Dear mommy bloggers,
It sure is easy to save money on baby food. You'd be a fool not to! Here are some quick and easy steps.
- Don't buy that baby food in a packet. It's $1.50 on sale, and it is only a magical concoction of healthy things for your baby to eat that will help him grow and be happy, packaged in the most amazing invention since pre-wheel.2 Be dissatisfied that it's not cheap. Everything should be cheap.
- Decide to make baby food yourself. This is a good idea.
- To make similar-quality food, go drop by the store and pick up a box of raspberries for $5, and a banana for $.29. So you're already ahead. And a sweet potato for $something.3
- Buy a re-usable packet on Amazon. You can get six for $17, and at least four of them will work.
- Wait for your baby to get hungry.
- Instead of instantly opening up that magical device and dispensing food, hurriedly make yourself some baby food. It's easy! Especially easy to do while holding a crying toddler.
- Mash up that food and stick it in the packet, spilling at least half on the floor.
- Your baby will eat about a quarter of it and then out of anger that it is not real baby food, squeeze it out all over your bed where you foolishly brought him like a sucker.
- Clean the mixing bowl, floor, clothes, bed, and son.
- Throw away the "reusable" packet, those things are uncleanable.
- Go buy more baby food.
1. Maybe it was 2003? I dunno, the point is I'm too old to remember things. I hand write my own HTML and I long for a good RSS reader. Now get off my lawn you darn "Millennials".
2. It's basically on the same level as fire and exchangeable currency.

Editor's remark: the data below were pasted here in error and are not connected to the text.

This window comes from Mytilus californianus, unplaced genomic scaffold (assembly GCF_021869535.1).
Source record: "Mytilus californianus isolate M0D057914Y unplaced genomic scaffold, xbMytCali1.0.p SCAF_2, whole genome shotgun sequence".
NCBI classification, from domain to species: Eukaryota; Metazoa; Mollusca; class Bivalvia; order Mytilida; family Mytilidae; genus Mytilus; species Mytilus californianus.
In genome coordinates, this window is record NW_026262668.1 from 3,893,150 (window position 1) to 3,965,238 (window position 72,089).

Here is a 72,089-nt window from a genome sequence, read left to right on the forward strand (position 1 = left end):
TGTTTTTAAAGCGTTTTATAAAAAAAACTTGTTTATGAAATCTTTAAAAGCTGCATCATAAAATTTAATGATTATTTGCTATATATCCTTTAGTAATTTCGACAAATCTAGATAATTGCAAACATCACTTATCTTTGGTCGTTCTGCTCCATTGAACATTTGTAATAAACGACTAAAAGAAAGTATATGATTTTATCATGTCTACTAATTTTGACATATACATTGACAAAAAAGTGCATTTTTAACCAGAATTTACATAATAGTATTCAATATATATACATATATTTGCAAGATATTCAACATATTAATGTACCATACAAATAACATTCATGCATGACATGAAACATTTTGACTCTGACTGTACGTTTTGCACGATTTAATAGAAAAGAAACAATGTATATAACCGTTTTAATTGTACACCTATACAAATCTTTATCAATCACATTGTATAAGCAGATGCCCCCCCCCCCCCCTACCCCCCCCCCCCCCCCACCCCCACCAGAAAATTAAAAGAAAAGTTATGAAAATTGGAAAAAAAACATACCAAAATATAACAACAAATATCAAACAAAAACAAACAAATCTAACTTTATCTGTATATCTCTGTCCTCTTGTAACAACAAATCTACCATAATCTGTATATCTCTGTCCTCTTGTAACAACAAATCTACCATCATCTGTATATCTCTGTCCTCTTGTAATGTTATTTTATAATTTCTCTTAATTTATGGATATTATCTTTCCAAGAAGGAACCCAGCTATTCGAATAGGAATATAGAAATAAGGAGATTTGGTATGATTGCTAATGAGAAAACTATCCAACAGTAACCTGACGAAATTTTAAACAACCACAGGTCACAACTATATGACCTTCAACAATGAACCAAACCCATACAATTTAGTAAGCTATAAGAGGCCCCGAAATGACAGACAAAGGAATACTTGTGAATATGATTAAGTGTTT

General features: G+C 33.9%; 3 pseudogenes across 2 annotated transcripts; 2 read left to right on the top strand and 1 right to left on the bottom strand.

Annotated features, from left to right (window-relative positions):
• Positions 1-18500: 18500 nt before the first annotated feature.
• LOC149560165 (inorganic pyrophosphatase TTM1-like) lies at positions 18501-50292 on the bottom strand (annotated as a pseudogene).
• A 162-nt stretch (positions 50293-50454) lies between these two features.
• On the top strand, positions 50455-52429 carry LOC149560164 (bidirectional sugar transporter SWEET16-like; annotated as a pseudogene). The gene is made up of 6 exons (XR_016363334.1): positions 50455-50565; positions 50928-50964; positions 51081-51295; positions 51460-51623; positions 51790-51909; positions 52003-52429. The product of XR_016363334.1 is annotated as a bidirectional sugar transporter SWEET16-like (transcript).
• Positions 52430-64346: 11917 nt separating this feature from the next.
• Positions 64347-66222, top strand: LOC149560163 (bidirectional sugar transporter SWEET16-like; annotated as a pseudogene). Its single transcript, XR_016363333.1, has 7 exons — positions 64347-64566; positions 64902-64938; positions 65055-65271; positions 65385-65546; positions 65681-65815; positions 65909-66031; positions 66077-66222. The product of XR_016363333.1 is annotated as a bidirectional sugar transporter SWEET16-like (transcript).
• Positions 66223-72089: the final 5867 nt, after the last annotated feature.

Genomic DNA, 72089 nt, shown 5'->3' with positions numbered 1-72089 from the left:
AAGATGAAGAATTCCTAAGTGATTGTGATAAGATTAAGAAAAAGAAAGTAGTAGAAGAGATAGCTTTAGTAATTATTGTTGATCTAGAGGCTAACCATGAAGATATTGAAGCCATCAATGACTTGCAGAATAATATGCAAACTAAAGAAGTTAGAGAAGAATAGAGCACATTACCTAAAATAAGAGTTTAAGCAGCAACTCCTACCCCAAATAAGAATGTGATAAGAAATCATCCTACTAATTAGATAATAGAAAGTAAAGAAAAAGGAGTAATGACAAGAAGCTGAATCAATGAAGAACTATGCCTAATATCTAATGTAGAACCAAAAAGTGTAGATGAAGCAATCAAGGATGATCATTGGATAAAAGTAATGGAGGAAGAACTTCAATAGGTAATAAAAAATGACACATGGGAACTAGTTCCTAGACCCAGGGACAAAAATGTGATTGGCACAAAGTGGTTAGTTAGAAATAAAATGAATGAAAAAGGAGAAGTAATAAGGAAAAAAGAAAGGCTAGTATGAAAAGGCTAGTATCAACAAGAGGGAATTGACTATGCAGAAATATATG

3. This is the part where you realize you can never trust someone who works for Google to quote you food prices.
Being healthy is pretty awesome. You sleep well, you can run whenever you want, and you can look down with moral superiority at the sick people who come to work to try and infect you. The only way being healthy can be a downer is living with someone who is sick.
First of all, any pity is just totally out of the question. If you're sick, it's all, "oh I'm so sorry you must feel terrible let me make you chicken noodle soup instead of telling you why I think it's a disgusting dish and should never be allowed in our home".
No no, if you're healthy, you only get people saying, "oh gee you look good today", and, "how are you my friend". If you let slip your true feelings on your wife's illness, all of those hypocrites change their tune quick as a flash to, "I can't believe you'd be so selfish", and, "in what world do you think it is socially acceptable to blog that you beast of a man".
And you deserve pity after all! It is mildly inconvenient to be woken up by someone coughing and writhing in pain. It sure sucks up time to play with your son at the park as he laughs and giggles and spends precious moments of a golden childhood beaming at you when you could be pushing him off to his mother and reading The Economist. And the puking in the background sure can make it hard to hear the game.
Yes, my perfectly healthy friend slaving away at your blog post with coughing in the background, I feel your pain. And I will definitely be there for you when you get kicked out to the doghouse. As long as you don't get sick too.
Monday, December 21, 2015